Pictured at the June 6 ribbon cutting ceremony for the Lykens-Wiconisco rail-trail segment are (from left) Marlin “Turtle” and Jane Grosser, on whose property part of the trail runs; Jeff Haste, chairman of the Dauphin County Board of Commissioners; Gary Bopp, president of Lykens Borough Council; John Coles, chairman of the Wiconisco Twp. Board of Supervisors; Lori Yeich of the state Department of Conservation and Natural Resources; and Larry Jordan of Lykens, who worked with Coles on the project.
Commission Chairman Jeff Haste said the rail-trail project is intended to benefit all of the communities along the route. He said studies have shown that people prefer living in communities where there are recreational opportunities near to them. These communities draw more businesses and tourist revenue and have higher long-term property values, Haste said.
Millersburg segment. Millersburg’s segment is part of what borough officials call the Riverfront Park/Gateway to the Lykens Valley Rail-Trail Project.
It begins at a welcome center at the park’s north end, then continues south to the ‘‘Swinging Bridge’’ that connects the Riverfront and MYO parks across Wiconisco Creek. There is a canal path in MYO Park that is suitable for travel by mountain bike, according to borough council President Chris Dietz.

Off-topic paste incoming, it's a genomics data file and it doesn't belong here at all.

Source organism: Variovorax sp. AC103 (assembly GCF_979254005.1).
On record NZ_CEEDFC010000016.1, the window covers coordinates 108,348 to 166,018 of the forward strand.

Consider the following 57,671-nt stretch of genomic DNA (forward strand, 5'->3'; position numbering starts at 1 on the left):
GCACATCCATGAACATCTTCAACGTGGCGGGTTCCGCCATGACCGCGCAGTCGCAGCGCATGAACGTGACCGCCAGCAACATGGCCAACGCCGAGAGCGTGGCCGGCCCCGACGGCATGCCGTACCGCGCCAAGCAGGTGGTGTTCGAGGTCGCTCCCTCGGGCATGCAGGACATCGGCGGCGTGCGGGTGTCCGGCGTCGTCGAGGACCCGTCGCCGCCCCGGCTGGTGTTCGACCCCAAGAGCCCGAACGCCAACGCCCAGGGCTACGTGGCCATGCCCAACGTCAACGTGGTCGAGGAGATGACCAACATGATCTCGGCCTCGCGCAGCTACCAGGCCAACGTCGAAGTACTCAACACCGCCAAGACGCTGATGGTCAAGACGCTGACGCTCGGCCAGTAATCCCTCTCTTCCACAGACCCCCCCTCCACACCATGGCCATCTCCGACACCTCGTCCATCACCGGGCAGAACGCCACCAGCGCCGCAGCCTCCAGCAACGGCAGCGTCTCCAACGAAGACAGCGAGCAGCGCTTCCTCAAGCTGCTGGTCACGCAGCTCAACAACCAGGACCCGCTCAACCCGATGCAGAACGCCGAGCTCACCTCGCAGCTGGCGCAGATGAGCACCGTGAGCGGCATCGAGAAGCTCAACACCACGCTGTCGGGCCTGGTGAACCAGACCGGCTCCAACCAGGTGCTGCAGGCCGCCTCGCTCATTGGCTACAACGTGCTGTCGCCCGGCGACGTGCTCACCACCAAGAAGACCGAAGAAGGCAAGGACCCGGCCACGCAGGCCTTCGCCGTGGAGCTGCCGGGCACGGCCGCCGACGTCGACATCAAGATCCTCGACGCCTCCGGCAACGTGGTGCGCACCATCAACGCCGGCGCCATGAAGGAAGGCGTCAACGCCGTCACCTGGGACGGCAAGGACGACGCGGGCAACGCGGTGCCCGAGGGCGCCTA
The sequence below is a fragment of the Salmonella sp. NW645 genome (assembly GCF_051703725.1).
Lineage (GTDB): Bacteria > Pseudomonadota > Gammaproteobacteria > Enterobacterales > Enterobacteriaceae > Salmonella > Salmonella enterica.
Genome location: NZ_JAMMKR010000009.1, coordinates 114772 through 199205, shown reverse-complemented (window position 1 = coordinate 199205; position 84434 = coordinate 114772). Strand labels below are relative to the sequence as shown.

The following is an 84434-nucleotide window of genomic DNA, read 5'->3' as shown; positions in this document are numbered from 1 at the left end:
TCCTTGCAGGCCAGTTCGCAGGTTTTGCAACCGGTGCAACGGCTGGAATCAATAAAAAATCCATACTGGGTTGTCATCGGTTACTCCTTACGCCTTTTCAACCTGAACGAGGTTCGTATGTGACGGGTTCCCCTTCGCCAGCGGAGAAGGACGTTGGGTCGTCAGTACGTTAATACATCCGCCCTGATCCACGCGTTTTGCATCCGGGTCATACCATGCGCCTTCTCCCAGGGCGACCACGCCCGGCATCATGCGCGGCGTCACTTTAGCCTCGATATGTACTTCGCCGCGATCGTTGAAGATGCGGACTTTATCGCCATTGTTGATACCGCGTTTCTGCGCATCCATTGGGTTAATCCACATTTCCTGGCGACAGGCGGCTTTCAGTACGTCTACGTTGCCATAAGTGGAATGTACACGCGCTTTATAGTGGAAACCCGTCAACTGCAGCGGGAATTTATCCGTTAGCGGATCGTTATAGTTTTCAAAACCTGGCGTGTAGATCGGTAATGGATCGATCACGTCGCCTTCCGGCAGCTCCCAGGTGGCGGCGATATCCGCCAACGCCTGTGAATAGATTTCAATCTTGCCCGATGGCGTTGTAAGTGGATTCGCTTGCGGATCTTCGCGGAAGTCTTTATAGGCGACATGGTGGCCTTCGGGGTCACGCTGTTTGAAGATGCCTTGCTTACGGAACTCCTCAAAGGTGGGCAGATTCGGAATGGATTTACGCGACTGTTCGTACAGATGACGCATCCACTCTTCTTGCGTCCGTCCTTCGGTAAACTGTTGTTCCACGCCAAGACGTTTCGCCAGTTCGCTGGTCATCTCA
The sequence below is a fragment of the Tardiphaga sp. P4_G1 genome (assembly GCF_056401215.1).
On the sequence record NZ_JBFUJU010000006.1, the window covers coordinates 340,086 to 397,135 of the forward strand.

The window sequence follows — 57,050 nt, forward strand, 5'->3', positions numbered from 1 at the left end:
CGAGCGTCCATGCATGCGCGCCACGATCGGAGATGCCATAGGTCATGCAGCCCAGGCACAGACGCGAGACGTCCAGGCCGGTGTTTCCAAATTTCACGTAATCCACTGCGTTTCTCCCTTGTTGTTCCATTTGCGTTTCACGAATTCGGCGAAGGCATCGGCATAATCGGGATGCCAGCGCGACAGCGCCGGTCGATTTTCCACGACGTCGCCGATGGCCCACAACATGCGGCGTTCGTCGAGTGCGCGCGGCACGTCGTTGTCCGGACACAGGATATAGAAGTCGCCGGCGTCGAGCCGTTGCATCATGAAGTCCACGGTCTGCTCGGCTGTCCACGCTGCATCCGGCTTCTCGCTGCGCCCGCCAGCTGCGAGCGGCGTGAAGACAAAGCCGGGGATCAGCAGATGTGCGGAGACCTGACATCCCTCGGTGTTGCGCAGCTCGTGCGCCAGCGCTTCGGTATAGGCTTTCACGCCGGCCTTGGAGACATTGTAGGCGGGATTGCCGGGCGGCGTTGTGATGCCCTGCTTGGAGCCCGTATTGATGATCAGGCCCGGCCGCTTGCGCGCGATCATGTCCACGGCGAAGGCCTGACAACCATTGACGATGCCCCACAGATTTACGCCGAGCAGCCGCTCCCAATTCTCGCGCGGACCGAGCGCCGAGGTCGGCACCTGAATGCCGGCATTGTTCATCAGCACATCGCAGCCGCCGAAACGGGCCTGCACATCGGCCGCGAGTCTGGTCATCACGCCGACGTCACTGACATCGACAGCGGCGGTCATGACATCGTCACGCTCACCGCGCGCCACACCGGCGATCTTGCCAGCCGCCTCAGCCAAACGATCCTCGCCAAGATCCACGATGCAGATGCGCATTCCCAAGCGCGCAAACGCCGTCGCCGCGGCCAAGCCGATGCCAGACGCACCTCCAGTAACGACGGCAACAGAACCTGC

The Riverfront Park segment is intended for pedestrians, cyclists, in-line skaters and parents with their children in strollers, Dietz said.
“We want to encourage people to be courteous. The walkers still have the right of way,’’ Dietz said. At this time, the Ned Smith Center for Nature and Art also has trails available on its land for hiking, cycling, horseback riding and cross-country skiing.
According to Dietz, the borough and the Upper Paxton Twp. Board of Supervisors are working on a trail segment that would link the Riverfront Park and Ned Smith Center segments; however, signage and other safety markings are yet to be installed, so its use is not being encouraged at this time, he stated.
While the Riverfront trail is ready for use, Dietz noted that some other aspects of the Gateway project will be finished no later than the end of July or the beginning of August.
This includes the welcome center, additional bike racks and a circular area dubbed the Bicentennial Plaza highlighted by a compass made to resemble a ferryboat wheel – an homage to Millersburg’s historic ferry system.
The welcome center, which includes restrooms and a concession area, was designed by Millersburg resident Craig Zimmerman, an architect with the firm of Crabtree, Rohrbaugh & Associates, who volunteered his time.
As work is finished, items that were removed during construction – including benches and picnic tables – will be returned to the Riverfront area, Dietz said.
“We moved things to protect them while the work was being done,’’ he said.